Recently, the Government of Malawi launched a new public portal on foreign aid spending. The portal allows citizens, civil society members, development partners, government employees, and other stakeholders to see detailed information on aid-funded projects.
The public portal makes available information housed in Malawi’s Aid Management Platform (AMP), a database and analytical tool for foreign aid projects active in Malawi since 2008, with significant financial support from the United Nations Development Program. The AMP system was developed by Development Gateway (in consultation with partner governments and stakeholders around the world) to help governments to better manage foreign aid projects and integrate off-budget activities into the national budgeting processes.
With the launch of the public portal, Malawi joins 6 of Development Gateway’s partner governments who, over the past 2 years, have made all information on foreign aid spending transparent and accessible (Nepal, the Democratic Republic of the Congo, Timor Leste, Honduras, Kosovo and Laos all have also recently launched public aid portals). This kind of transparency, happening at the national government level, is perhaps a watershed moment for the aid effectiveness movement.
The Government of Malawi, in collaboration with the Open Aid Partnership, took this transparency a step further by timing the AMP launch to take advantage of an important opportunity for promoting the use of the Open Data – an exciting full-day workshop on data literacy and use, supported by the Open Aid Partnership and attended by government officials, development partners, and members of civil society. The event showcased Malawi’s world-leading efforts in aid-project geocoding, through which the Government, in partnership with the University of Texas’s Strauss Center’s program on Climate Change and African Political Stability (CCAPS), AidData Center for Development Policy, and Development Gateway, geocoded thousands of locations associated with development projects in the country.
The geocoding work not only added value to the Government’s aid management system, but also was foundational to the country-wide geocoding methodologies promoted by the AidData Center for Development Policy and the Open Aid Partnership. This workshop and launch brought some of that work back home; to quote Malawi’s Minister of Finance, Maxwell Mkwezalamba:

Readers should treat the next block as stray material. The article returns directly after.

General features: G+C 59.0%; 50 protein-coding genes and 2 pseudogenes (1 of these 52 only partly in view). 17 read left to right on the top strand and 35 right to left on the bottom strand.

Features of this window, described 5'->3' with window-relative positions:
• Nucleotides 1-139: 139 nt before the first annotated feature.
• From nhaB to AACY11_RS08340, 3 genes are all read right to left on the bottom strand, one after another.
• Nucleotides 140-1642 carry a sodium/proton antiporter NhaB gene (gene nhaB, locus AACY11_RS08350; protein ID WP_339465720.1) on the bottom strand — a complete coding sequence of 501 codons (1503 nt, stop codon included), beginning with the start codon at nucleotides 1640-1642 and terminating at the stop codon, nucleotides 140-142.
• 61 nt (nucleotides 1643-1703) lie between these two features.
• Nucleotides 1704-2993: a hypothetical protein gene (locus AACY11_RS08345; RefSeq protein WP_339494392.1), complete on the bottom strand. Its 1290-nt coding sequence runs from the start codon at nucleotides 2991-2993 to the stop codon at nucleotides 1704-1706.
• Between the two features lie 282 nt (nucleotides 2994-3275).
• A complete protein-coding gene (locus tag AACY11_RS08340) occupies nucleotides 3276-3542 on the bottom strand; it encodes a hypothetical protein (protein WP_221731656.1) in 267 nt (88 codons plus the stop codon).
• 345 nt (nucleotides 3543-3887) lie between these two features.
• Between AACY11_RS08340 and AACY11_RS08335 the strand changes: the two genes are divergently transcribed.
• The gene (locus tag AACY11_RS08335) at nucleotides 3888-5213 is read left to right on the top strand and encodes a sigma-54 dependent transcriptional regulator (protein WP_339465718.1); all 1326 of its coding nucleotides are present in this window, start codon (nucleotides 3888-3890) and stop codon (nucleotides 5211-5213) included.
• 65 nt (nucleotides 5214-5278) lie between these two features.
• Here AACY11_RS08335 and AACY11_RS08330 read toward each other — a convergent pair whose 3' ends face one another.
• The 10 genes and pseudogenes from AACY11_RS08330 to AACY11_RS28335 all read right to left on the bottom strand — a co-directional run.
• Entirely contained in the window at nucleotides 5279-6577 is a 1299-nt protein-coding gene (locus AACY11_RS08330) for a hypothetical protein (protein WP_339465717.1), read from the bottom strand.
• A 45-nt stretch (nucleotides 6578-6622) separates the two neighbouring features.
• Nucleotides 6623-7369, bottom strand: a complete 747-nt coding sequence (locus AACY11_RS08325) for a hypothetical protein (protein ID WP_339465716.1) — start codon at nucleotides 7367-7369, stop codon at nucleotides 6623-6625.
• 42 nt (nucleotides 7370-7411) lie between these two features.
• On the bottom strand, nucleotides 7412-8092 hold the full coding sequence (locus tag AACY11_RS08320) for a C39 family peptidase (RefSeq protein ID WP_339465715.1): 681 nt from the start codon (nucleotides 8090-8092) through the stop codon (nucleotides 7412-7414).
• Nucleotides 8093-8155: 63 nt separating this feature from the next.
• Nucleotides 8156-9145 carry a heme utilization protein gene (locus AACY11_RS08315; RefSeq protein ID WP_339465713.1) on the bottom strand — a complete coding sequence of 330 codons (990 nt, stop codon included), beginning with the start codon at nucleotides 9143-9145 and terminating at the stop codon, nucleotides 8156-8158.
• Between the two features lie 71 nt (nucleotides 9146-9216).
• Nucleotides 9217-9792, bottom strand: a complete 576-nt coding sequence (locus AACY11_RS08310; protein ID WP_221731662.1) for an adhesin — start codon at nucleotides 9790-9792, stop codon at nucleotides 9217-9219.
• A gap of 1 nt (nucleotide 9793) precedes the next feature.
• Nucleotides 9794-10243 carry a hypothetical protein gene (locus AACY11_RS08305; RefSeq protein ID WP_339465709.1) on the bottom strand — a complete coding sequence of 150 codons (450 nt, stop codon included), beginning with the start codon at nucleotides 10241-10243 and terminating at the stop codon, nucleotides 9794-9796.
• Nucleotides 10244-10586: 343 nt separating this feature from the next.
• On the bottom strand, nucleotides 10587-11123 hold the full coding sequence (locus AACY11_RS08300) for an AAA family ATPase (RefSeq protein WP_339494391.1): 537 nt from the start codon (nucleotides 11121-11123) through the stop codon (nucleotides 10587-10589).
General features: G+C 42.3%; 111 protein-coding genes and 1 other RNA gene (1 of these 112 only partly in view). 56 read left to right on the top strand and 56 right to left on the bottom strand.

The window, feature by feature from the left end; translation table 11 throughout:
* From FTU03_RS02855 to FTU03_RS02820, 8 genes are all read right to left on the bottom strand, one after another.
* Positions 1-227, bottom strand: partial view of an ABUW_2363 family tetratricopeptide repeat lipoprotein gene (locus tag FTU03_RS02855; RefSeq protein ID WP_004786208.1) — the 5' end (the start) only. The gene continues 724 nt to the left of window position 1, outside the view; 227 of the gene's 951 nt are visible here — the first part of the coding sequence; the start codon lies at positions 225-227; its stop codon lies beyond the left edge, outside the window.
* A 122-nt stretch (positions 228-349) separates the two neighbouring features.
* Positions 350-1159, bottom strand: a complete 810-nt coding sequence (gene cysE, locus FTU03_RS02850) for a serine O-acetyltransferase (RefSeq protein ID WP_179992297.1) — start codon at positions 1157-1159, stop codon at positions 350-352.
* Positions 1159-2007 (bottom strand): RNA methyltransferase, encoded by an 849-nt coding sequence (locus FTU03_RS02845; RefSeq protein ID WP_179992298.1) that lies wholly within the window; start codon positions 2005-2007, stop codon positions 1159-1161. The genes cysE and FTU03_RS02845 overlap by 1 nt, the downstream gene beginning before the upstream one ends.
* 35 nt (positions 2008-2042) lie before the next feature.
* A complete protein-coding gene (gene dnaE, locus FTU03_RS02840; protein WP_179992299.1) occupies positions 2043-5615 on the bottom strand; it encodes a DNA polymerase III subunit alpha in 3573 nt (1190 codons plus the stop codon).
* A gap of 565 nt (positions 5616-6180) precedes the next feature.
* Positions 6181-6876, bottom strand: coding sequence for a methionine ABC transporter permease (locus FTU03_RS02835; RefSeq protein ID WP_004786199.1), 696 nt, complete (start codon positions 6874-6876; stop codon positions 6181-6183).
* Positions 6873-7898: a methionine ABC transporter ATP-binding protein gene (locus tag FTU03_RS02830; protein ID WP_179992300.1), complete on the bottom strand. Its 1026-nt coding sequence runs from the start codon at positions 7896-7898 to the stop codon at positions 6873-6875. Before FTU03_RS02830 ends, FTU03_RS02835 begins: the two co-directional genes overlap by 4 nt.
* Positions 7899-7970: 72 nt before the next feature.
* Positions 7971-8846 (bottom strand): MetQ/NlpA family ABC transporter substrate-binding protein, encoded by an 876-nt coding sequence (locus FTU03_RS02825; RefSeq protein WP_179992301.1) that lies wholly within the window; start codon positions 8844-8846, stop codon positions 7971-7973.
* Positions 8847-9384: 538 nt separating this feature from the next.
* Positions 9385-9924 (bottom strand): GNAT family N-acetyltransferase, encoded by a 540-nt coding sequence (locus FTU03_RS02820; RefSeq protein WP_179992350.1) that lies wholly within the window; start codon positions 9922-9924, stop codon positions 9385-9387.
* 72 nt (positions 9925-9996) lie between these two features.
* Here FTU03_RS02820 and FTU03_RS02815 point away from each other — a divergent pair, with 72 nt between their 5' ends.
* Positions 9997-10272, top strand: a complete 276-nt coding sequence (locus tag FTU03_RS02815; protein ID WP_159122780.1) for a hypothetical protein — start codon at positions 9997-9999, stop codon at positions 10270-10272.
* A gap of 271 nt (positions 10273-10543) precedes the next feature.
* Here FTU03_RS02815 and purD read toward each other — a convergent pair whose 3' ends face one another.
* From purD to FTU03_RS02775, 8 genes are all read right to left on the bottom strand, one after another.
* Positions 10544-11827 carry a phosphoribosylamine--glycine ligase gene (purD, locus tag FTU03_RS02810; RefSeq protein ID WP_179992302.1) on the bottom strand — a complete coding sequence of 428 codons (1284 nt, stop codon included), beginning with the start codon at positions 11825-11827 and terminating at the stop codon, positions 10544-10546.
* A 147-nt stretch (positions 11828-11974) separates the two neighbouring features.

For Malawi, greater transparency means opening up information on development projects and policies to Malawian citizenry by providing them with the tools and information they need to better hold their Government and its cooperating partners accountable. It also means ensuring that this information is easily accessible and relevant to the public to ensure the supply of development data is met with broad-based demand. This is why today’s launch of the Public Portal of the Aid Management Platform marks yet another milestone in the open development agenda as all key stakeholders will have direct accept to development aid data. […] Through the AMP, the ministry will be able to locate on the map of Malawi, all our development projects through the geo-coding initiative. As some of you are aware, Malawi’s geo-coding initiative is now recognized globally as is being cited as a milestone in aid transparency.
With the launch of the public portal, the Government of Malawi now sits positioned as a leader in geospatial aid data, country-led foreign aid transparency, and in promoting the use of open data by citizens and civil society. Development Gateway is proud to have been able to work with the Government of Malawi, and looks forward to continuing to support their active commitment to transparency and open government.
Thanks to OAP for the use of the photograph.
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